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109.3 km fiber cable
Typically, broadband infrastructure is owned and operated by private service providers who primarily focus their service delivery on urban centers where homes and businesses are closely located, and populations are high. As a result, most rural communities have low service levels with high costs.
In the City of Brooks, a small city of about 15,000 people in southeast Alberta, Canada, the download speeds fell below the country standard, and the system was not set up for future growth.
In partnership with the City of Brooks, Arcadis and Crown Capital Partners, BrooksNet, a municipally owned fiber-optic network was created to deliver high-speed internet. The open-access next-generation broadband network will be capable of 10 Gigabytes per second internet connectivity, with the capacity to offer services to over 5,000 homes and businesses throughout the city.
Arcadis’ Woven Smart Arcadis Solutions facilitated the establishment of a consortium to build BrooksNet and provided design services, project management and contract support services. The city has invested $5.3 million in the project, with Community Network Partners contributing an additional $15.7 million to connect residents and business locations to the network’s backbone.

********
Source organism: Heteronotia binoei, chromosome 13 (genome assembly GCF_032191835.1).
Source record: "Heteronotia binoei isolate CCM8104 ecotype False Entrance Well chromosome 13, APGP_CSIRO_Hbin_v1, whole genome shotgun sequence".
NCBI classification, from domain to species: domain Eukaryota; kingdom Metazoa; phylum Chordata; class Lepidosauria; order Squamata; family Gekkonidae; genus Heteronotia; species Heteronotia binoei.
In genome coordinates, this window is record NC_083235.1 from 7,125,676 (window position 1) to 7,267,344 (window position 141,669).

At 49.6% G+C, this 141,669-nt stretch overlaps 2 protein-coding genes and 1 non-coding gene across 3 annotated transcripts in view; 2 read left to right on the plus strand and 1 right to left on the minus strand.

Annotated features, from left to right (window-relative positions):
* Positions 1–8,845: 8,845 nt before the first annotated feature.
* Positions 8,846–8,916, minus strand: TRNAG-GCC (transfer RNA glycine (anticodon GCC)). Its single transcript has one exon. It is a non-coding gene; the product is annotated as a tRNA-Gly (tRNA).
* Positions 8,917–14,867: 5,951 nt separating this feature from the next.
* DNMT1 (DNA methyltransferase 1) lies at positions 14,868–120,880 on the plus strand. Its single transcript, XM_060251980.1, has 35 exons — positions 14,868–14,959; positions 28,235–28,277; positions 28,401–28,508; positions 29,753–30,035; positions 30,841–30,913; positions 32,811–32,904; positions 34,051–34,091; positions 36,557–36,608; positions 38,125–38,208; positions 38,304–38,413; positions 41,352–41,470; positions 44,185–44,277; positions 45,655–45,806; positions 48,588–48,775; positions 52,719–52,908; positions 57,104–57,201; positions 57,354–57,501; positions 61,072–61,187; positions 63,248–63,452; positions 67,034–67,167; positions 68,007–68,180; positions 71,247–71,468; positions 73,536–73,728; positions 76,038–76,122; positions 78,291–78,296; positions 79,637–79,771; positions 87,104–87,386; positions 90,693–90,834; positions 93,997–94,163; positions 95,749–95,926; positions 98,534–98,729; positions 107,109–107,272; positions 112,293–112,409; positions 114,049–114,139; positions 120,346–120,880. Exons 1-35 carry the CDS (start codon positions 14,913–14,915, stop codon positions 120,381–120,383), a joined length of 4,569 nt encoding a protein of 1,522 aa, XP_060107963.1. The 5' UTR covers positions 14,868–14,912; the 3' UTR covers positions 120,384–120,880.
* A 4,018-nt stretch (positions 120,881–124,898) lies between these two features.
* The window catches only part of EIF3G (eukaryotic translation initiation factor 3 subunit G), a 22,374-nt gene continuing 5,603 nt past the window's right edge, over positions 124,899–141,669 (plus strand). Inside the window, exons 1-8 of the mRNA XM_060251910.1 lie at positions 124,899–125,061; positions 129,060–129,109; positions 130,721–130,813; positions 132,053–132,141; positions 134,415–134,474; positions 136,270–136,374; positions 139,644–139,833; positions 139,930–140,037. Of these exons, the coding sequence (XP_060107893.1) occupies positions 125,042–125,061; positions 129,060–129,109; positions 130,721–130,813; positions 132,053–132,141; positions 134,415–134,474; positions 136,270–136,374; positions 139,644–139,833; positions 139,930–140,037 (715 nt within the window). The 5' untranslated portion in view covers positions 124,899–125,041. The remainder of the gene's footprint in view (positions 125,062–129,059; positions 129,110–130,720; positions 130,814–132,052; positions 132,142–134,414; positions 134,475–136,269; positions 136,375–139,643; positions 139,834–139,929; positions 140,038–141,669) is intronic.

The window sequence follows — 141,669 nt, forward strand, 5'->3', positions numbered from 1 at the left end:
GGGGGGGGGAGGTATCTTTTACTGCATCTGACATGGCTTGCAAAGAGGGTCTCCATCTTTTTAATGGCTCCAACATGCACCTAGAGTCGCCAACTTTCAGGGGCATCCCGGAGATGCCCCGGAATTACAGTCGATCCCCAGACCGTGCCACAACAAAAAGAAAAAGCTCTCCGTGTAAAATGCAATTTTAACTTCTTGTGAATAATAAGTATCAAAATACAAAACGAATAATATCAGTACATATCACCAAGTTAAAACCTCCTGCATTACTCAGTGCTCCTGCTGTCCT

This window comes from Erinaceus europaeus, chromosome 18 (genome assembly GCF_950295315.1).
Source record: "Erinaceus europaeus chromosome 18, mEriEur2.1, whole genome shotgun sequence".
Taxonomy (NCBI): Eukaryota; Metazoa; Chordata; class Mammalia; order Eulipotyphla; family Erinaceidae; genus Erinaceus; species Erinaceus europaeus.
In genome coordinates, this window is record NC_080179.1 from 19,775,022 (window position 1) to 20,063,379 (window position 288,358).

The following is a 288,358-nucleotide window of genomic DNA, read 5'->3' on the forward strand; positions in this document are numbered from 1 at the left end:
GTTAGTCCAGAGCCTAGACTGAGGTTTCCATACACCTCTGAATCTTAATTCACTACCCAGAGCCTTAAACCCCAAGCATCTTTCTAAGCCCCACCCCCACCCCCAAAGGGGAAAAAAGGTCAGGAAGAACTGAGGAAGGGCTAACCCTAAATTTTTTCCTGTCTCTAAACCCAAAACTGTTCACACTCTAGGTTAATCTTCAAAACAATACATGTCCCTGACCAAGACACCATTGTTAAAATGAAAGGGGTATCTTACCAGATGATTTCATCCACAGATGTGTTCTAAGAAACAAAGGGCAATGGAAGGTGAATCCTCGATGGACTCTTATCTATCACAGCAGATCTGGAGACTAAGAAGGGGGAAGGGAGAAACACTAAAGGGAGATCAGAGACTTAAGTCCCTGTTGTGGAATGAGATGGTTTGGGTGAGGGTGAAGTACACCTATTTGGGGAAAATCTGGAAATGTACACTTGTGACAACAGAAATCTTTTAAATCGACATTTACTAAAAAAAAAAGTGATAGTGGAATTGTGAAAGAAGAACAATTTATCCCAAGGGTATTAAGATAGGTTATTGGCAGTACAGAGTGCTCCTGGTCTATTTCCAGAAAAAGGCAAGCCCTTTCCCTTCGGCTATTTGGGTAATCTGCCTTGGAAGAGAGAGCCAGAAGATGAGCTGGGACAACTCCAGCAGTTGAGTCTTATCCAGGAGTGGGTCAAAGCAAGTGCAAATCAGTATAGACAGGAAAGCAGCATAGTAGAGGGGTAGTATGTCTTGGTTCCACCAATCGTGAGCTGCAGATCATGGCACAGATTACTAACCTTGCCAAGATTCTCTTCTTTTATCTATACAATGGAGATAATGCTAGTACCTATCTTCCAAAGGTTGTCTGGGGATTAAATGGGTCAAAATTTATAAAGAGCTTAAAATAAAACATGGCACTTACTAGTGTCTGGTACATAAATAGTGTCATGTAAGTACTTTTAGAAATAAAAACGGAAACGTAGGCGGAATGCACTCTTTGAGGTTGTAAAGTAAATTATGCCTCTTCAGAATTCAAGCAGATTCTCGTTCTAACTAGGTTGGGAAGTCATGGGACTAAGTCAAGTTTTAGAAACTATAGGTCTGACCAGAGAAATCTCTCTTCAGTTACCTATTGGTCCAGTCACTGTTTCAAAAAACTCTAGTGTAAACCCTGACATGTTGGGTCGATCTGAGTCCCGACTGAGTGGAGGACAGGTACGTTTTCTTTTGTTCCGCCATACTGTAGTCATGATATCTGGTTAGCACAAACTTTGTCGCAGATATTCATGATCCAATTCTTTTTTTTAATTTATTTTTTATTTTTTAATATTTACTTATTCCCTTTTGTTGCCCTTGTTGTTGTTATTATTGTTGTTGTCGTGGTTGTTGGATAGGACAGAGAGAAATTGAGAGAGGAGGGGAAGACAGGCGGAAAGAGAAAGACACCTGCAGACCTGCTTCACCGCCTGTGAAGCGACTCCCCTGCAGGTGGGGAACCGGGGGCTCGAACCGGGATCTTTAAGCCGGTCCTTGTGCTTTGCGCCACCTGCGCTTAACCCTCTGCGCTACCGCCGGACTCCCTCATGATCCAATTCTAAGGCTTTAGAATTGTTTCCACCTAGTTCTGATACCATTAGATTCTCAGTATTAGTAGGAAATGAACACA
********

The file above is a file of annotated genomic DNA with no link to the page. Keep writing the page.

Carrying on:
During the planning process, it was decided the city would be divided into a series of service zones to better organize and facilitate fiber optic connection. The network, which was constructed over a three-year period, will be operated on an open-access basis, allowing competitive internet service providers to offer services on the network and allow residents and businesses to choose their service provider.
Through BrooksNet, the City of Brooks will become one of the first rural 10 Gigabytes per second communities in North America, positioning it as an attractive location for knowledge-based industries and residents who value affordable high-speed connectivity along with a well-balanced life rooted in community. By building a dependable network, the city hopes to bring new opportunities for students, businesses, producers and creators. In addition, given the network is owned by the city, it can deliver more economical pricing that isn’t driven by privately owned service providers.